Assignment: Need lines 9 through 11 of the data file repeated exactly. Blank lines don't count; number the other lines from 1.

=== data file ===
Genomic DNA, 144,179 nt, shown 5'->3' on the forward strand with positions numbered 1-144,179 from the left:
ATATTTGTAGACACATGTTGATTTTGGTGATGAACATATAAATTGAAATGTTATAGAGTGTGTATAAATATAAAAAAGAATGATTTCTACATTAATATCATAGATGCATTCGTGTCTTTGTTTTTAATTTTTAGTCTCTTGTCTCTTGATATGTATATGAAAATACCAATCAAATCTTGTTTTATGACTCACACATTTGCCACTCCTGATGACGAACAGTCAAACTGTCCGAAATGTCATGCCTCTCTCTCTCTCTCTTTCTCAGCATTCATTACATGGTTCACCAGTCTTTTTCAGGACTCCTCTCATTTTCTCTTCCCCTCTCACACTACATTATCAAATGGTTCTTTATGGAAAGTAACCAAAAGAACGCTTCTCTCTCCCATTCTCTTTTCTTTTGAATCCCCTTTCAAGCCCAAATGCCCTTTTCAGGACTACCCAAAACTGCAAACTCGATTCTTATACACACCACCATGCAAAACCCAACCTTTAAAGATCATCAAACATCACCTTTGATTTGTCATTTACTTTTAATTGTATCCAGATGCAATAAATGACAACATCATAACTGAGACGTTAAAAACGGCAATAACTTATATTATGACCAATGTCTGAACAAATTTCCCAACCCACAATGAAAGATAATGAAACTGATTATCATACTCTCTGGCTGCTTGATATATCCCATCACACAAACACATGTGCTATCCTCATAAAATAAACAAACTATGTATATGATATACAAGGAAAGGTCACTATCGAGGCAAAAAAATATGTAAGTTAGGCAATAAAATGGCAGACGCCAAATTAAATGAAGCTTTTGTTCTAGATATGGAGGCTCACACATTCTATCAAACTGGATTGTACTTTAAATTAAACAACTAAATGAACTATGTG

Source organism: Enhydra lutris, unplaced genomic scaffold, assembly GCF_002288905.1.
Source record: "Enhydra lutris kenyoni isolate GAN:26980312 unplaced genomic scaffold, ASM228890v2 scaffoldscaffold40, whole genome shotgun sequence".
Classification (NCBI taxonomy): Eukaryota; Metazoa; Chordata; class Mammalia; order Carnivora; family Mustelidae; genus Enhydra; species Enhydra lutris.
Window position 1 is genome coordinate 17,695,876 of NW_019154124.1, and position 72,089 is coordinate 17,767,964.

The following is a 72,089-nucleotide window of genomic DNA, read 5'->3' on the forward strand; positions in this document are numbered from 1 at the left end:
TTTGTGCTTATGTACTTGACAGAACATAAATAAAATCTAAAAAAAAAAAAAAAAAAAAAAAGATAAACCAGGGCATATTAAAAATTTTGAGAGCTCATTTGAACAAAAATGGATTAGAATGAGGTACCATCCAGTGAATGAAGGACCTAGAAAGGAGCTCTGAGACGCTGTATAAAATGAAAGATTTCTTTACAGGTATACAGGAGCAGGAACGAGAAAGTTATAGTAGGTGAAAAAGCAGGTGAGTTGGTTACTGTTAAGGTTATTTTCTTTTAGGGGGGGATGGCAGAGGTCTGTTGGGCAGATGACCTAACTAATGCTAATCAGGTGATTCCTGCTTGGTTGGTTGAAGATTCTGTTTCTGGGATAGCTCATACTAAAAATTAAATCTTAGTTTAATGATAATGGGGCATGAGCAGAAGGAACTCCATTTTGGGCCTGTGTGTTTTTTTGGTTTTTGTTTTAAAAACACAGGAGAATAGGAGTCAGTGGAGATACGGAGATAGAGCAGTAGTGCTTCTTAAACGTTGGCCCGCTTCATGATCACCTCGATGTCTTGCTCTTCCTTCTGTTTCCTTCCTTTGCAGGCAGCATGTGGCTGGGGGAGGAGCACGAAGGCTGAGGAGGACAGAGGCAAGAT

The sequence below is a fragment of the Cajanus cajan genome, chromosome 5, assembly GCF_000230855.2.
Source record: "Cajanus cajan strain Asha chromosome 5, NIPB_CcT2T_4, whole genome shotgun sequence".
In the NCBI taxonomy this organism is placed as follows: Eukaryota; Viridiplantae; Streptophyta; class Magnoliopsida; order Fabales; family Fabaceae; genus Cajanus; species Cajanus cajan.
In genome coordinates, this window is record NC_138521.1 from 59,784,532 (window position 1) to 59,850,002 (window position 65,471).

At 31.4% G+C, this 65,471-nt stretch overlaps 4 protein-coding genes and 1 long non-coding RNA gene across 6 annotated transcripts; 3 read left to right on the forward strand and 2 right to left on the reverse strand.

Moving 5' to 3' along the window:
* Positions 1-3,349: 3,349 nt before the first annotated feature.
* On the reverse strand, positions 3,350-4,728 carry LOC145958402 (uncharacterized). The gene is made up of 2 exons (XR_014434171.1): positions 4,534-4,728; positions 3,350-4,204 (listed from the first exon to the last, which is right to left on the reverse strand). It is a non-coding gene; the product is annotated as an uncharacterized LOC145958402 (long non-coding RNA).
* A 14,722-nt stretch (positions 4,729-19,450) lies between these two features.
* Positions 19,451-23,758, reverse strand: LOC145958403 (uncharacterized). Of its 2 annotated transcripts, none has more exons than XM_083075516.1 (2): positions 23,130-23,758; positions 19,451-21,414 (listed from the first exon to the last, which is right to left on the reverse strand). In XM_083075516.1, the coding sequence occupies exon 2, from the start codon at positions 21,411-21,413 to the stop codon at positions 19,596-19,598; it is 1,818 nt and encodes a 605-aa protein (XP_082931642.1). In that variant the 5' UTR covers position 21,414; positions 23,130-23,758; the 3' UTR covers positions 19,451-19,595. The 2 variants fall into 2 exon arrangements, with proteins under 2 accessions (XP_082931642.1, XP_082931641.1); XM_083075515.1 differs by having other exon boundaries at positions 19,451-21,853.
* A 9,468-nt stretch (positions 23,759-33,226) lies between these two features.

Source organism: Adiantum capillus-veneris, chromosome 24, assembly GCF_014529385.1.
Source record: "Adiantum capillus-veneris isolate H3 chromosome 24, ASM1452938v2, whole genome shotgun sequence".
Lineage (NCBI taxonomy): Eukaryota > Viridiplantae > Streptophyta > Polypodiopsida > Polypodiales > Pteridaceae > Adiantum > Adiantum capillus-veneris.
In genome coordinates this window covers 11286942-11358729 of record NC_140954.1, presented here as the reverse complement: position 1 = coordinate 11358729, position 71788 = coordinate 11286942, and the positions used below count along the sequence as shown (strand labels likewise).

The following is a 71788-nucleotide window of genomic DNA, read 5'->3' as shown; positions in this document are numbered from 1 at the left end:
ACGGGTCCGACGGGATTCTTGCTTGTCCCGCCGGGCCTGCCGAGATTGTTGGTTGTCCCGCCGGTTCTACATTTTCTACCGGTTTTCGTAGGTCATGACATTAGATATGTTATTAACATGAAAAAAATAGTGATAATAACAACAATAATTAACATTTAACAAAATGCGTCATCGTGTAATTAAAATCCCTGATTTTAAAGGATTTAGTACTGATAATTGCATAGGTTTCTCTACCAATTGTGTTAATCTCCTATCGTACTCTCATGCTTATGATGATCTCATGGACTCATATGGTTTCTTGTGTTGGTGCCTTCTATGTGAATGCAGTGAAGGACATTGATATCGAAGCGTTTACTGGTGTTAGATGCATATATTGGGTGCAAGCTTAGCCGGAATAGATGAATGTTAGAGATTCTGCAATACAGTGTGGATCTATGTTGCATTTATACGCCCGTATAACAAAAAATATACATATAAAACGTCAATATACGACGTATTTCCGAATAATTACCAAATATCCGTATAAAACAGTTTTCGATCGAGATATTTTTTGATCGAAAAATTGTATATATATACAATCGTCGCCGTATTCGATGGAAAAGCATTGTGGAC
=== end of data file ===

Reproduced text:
The sequence below is a fragment of the Cajanus cajan genome, chromosome 5, assembly GCF_000230855.2.
Source record: "Cajanus cajan strain Asha chromosome 5, NIPB_CcT2T_4, whole genome shotgun sequence".
In the NCBI taxonomy this organism is placed as follows: Eukaryota; Viridiplantae; Streptophyta; class Magnoliopsida; order Fabales; family Fabaceae; genus Cajanus; species Cajanus cajan.